Managers must earn employees’ trust: Waning loyalty is the hallmark of the modern workplace

“Trust me.” Yeah, right. Trust is in short supply at work these days. Yet managers sometimes think because they’re the boss, trust should be automatically granted. Can you hear the employee chorus? “Yeah, right.”

Waning loyalty has become the hallmark of the modern workplace. Downsizing, reorganization and other corporate “gotchas” have created employee cynicism. And yet, as a manager, you need to build trust among members of your team. So, how do you pull that off? You can’t wait around hoping your organization will make it happen. It starts with one: you. Trust won’t be given to you until it is earned.
Here are some essential trust building blocks:
Strength grows from vulnerability.
Ironic isn’t it? Yet we can all name powerful, respected people who can bare their throats. We admire that because we know only those with internal strength and confidence will lay themselves open. So, admit you don’t know the answer and ask your team for advice and help. Stay open to opinions and ideas. If you only act tough and strut around like you know it all, the pack will be looking for opportunities to bring you down.
Attempting to control others only drives them away.
Take a lesson from ex-spouses and angry adolescents: control never works. Once you hit adulthood, control tactics only cause resistance and rebellion. Micromanaging the daily work of talented employees or hogging all the good technical work for yourself snuffs the life out of employees and makes them run for the door.
Begin by trusting that employees by nature want to do good work. Be available for coaching and advice. It should look like this: set expectations, encourage, encourage, encourage, redirect, encourage…
Reexamine your policy manual and turn it into a good judgment guide. Only set policies around things that absolutely must be enforced. Policy manuals that stifle only prompt employees to find passive aggressive ways to circumvent the rules
Have a playful spirit.
I used to think I had to have two personalities: one for work and one for my friends and family. I thought I had to don a “professional” mask when I started writing my column back in 1982. When people met me they’d often say, “You’re a lot more fun and down to earth than I thought you were from reading your column.” When I finally started letting my real self out, I not only began to have more fun, but everyone else did, too.
Laugh at the stupid things you do (you might as well…everyone else is). You’ll get bonus points for being human. Encourage those around you to be silly sometimes and let their goofiness out…it’s good for business.
Authentic, open communication creates credibility.
Say what you see. Sounds easy, doesn’t it? But it’s probably the area managers ask me to help them with the most. Honest feedback is what everyone wants and few people know how to give. Adopt a philosophy that you want to help people and one of the best ways to do that is to tell them the truth about what is getting in their way.
If you are diligent about sharing information with people about what is going on in the organization, your people will turn to you, instead of the grapevine, as the trusted source.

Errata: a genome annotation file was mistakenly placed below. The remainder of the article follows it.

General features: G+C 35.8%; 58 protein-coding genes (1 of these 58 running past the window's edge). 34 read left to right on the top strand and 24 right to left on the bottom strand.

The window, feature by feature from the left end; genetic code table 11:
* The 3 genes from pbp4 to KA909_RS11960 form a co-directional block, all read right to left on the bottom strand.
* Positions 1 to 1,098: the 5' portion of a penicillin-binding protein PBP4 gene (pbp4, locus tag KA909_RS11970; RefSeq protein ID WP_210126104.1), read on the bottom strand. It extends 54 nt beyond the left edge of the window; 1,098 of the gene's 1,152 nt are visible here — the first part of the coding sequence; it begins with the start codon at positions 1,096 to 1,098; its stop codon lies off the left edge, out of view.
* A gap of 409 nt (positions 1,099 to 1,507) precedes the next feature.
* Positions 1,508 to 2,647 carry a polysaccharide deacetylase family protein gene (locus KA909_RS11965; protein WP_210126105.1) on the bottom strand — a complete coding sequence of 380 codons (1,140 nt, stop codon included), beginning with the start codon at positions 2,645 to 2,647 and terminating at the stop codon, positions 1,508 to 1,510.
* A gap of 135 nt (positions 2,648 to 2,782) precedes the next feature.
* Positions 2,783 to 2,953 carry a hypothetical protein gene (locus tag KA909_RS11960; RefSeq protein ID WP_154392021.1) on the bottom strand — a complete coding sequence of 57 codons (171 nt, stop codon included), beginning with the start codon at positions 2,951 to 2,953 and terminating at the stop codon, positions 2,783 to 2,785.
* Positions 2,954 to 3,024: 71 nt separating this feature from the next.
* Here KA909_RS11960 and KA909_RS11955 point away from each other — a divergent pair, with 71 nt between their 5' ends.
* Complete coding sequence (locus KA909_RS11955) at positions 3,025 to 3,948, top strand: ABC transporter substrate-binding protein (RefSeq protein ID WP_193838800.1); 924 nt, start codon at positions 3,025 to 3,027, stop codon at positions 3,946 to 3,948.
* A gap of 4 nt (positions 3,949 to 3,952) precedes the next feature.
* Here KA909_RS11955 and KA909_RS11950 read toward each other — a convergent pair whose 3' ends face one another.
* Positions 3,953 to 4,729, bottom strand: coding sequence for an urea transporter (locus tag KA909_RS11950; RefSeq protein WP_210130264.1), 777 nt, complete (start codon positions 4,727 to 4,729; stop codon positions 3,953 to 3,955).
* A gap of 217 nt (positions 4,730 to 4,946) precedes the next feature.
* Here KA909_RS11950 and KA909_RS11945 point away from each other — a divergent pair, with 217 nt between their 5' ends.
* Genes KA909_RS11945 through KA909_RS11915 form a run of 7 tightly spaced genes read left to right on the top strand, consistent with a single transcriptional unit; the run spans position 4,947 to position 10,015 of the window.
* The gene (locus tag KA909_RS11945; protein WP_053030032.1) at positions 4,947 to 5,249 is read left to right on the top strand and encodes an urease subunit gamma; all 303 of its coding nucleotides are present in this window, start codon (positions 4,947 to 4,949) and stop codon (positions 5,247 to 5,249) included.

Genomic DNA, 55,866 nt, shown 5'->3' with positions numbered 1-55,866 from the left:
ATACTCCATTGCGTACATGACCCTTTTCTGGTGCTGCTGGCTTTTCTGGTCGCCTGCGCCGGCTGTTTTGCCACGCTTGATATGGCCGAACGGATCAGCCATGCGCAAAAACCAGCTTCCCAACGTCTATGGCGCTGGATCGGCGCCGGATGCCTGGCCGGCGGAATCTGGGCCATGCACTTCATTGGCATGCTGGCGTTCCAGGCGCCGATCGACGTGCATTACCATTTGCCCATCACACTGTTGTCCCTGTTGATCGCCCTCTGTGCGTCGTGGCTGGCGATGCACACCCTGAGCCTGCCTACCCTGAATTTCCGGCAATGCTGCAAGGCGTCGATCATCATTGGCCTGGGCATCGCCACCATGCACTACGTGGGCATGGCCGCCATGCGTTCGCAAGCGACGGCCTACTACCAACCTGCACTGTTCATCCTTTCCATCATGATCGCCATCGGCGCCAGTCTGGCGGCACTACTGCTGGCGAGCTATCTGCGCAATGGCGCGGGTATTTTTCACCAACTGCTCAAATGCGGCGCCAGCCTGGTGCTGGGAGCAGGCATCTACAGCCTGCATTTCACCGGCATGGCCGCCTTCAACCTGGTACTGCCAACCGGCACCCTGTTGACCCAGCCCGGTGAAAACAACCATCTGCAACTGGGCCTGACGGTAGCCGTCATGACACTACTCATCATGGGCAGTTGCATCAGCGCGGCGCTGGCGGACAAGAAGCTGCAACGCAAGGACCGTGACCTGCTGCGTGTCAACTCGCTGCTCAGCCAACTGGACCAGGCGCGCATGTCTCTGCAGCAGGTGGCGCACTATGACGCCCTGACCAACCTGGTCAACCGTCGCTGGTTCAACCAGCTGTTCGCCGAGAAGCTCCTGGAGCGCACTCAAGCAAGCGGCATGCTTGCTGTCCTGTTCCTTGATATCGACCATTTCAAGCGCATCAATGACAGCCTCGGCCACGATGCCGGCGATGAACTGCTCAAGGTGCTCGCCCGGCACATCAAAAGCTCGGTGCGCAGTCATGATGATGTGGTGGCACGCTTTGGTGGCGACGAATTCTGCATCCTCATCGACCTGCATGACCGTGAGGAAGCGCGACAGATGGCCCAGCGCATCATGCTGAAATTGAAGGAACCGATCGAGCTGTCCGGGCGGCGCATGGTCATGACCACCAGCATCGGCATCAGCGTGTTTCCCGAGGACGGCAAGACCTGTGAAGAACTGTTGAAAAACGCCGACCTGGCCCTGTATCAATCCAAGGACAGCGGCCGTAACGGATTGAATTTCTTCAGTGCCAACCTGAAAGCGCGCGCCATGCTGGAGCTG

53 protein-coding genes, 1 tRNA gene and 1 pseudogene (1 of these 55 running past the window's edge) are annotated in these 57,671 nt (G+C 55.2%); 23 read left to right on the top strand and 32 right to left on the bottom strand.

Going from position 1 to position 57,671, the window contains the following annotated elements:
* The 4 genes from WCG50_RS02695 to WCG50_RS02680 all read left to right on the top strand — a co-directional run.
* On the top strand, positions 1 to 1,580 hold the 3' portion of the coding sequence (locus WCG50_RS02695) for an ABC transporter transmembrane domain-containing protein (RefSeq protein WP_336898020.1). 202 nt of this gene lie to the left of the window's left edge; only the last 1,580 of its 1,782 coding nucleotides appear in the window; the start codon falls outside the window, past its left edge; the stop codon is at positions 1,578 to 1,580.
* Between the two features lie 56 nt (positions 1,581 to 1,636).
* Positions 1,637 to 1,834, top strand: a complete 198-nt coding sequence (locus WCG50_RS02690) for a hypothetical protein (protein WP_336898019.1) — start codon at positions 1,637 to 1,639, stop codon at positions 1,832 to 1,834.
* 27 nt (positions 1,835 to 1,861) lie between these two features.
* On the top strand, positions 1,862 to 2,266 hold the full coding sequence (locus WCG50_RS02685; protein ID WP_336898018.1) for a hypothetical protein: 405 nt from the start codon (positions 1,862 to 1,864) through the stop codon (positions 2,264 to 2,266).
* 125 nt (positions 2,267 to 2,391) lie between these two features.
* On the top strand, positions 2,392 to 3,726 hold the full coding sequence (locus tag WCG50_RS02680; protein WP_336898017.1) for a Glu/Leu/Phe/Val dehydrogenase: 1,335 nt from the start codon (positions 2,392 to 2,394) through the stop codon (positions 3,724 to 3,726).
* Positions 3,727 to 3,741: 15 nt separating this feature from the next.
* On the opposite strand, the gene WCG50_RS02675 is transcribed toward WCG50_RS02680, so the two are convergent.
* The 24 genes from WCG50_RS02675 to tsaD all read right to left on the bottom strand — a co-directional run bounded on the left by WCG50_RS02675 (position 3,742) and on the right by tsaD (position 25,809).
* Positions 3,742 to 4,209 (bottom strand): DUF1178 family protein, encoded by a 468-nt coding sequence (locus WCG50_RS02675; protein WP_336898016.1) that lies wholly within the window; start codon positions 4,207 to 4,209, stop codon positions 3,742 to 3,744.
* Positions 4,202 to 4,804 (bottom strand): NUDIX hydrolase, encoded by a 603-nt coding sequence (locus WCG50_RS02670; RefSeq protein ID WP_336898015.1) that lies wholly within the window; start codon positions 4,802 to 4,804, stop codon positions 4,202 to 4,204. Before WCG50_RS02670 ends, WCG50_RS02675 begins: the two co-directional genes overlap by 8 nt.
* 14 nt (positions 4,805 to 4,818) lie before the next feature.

Curb your urge to be judgmental.
We want those around us to be like us, think like us and act like us. If they don’t, you secretly think they’re not very smart. (Come on, admit it.) We say judgmental things about our boss, our co-workers and our employees.
Instead of judging behavior, start describing it in neutral terms. This is tougher than you think. For example, a neutral approach: “When you don’t come to work on time, your coworkers must answer your phone and handle your customer questions. We need you to be here on time.” A judgmental approach: “You seem to care more about your personal life than you care about your job.”
To build courage, face your fears.
Confident people didn’t inherit a bravery gene. They got that way by taking small risks and then working their way up to bigger and bolder moves. Like a sapling subjected to strong winds and harsh conditions, the mature tree is stronger than its sheltered twin.
What are you resisting or avoiding? Chances are it’s the very thing that is holding you back from where you want to go. Are you afraid of public speaking? Afraid of hurting feelings if you speak honestly? Start small, but start to face your fears. If you don’t, they become bigger bogeymen.
Keep your promises.
Dependability creates trust. There is an old quote from an unknown source, “We judge ourselves by our best intentions. Others judge us by our last worst act.” Do what you say you will do. That means returning phone calls, keeping confidences, showing up for meetings, and stopping at someone’s desk to answer a question when you promised you would.
Just saying “trust me” never works. You can only earn it the old fashioned way.
Joan Lloyd is a Milwaukee-based executive coach, organizational and leadership development strategist. She has developed tools to help recruit employees and create a culture that will encourage them to stay. Visit for more information. Or, email your question to Joan at and visit to search an archive of more than 1,500 of her articles. You can contact Joan Lloyd & Associates at (414) 354-9500. For more information about her executive coaching process, call (800) 348-1944.

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